Ill probe further: why not? Shouldn’t regularly thinking about ethics have some sort of influence on ones own behaviour? Doesn’t it seem that it would?

We recommend this piece as being 1) entertaining, 2) provocative, and 3) not visibly unethical. If you’re hungry for some stimulating summer reading, check it out ataeon.

This post contributed by Core summer staffer Michael Enwright.

Postcards to the Core: From Utah, July 2015


Our latest postcard comes from former Core office staffer, and Core alumna, Suzyn-Elayne Soler, now a member of the Admissions team for the Harriet L. Wilkes Honors College at Florida Atlantic University. She was in in Salt Lake City, Utah, last week, traveling and meeting prospective students. Her report:

Greetings from Salt Lake! Visited the Mormon Temple and the Utah Museum of Fine Arts, which is much smaller than the Boston MFA. Off to the mountains now, then Wyoming this weekend.With love, SUZYN.




Look: Core loves postcards. Whether you’re at home or abroad now, we’d love to get one from you. Our address is easy: Core Curriculum, Boston University, Boston MA 02215.

New Languages@BU site

Here’s a helpful development: a new one-stop webpage providing information about language study here at BU. Find all the majors and minors that require language study, as well as a list of all 28 languages taught at BU:

Recommended reading: “How to Build a Universe”

If you’ve been driving yourself batty, scouring Amazon and the shelves of your local bookstores in search of a copy of Building Universes…for Dummies, we know why you’ve been unsuccessful: that particular book does not exist. However, if you’re dead-set on building your own universe, look no further than Daniel Hudon’s “How to Build a Universe.” This short work of imaginative, cosmological DIY was re-published in this year’s Core Journal, Volume XXIV. From the piece:

Consider first the type of universe you’d like to build…your main choices are finite and infinite….factor some advertising into your budget so that people can actually see the wonders of your universe. If you just broadcast the existence of your newly created universe to all and sundry, people will likely see you as a crackpot, so we don’t recommend that.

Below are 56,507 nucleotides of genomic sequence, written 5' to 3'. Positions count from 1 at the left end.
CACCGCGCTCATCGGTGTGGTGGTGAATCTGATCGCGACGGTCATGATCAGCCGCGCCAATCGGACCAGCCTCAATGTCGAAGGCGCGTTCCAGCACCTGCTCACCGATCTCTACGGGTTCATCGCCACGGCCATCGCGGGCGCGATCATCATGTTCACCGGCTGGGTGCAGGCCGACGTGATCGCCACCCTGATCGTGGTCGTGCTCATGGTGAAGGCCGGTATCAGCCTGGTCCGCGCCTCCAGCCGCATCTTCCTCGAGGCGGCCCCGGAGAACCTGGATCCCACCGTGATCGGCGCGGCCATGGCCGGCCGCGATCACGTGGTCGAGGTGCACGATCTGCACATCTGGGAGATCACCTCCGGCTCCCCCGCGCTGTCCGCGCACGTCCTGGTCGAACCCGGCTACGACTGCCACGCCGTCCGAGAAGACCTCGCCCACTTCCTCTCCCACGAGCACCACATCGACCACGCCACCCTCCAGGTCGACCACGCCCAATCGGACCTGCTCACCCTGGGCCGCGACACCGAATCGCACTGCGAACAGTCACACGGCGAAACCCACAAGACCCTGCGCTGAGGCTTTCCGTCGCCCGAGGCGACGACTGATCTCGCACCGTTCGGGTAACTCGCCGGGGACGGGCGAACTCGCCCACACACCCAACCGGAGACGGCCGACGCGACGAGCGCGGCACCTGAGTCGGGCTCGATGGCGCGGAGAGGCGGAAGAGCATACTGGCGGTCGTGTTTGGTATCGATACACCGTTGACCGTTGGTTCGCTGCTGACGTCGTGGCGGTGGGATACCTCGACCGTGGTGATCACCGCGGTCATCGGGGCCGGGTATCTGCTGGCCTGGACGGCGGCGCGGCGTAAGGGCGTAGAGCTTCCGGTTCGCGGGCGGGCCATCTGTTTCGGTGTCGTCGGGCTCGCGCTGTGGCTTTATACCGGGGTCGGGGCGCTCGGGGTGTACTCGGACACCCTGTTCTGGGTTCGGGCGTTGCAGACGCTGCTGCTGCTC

Hudon’s easy-to-follow, conversational tone provides a solid 101-foundation for those of us who really just want to make our own universes.Let us know if you have any luck in your own world-building experiments.

The Quest for Wu-Wei

As the core office is situated on a college campus, we have, ever so often, heard variations of this unfortunate conversation:

Timmy: “How’d you do on the paper, Josh?”

Josh: “I did alright. You?”

Timmy: “Oh you know, just a 98. I’m surprised though. I started the book yesterday, watched TV until 1am. Wrote it mostly this morning, and turned it in right at 12pm when it was due.”

Josh: [Deflates and looks with chagrin at his perfectly decent, stressed- over- for-a-week-paper, which received an 83%] “Oh. Cool. I like, I … hey is that a man walking a miniature pig down Comm Ave? Let’s say hello!”

Timmy, who put in no apparent effort towards his schoolwork, obtained stellar results. Josh, who tried hard, did only so-so. How annoying.

In a piece in the New York Times, author John Tierney defines the Chinese terminology for this paradox–“wu wei,” or “effortless action:”

“Pronounced ‘ooo-way,’ it has similarities to the concept of flow, that state of effortless performance sought by athletes, but it applies to a lot more than sports. Wu wei is integral to romance, religion, politics, and commerce. It’s why some leaders have charisma and why business executives insist on a drunken dinner before sealing a deal.”

The real question is how does one achieve this sense of “wu-wei?” Is it, as Confucius suggested, through the disciplined practice of virtue? Or is it, as the Tao suggests, through accepting the world as it is, and going with the flow?

Perhaps the answer lies in the words of a wise, somewhat green Jedi, who said: “Do or do not do. There is no try.”


What We Lose if We Lose the Canon

As the Internet becomes a larger and larger part of our everyday lives, many aspiring creators use the platform to launch their artistic careers. For better or for worse, anyone with an Internet connection can post their illustrations, novels, music, or films for others to see. (Here at the Core blog, we always strive to land in that “for better” category.)

Importantly though, this, in conjunction with the pleasure reading of popular fiction, may have changed our perception of the literary canon, says Arthur Krystal of The Chronicle Review in a recent article. He fears a loss of appreciation for its greatness as new artists turn out works that will never have the same resonance as, say, a Shakespearean sonnet or a Homerian epic.

Literature has always been a conversation among writers who borrow, build upon, and deviate from each other’s words. Forgetting this, we forget that aesthetics is not a social invention, that democracy is not an aesthetic category; and that the dismantling of hierarchies is tantamount to an erasure of history.

What do you think about the role of the literary canon in our studies and in our everyday lives? What place do popular fiction authors and independent writers have in our perception of what is “great”?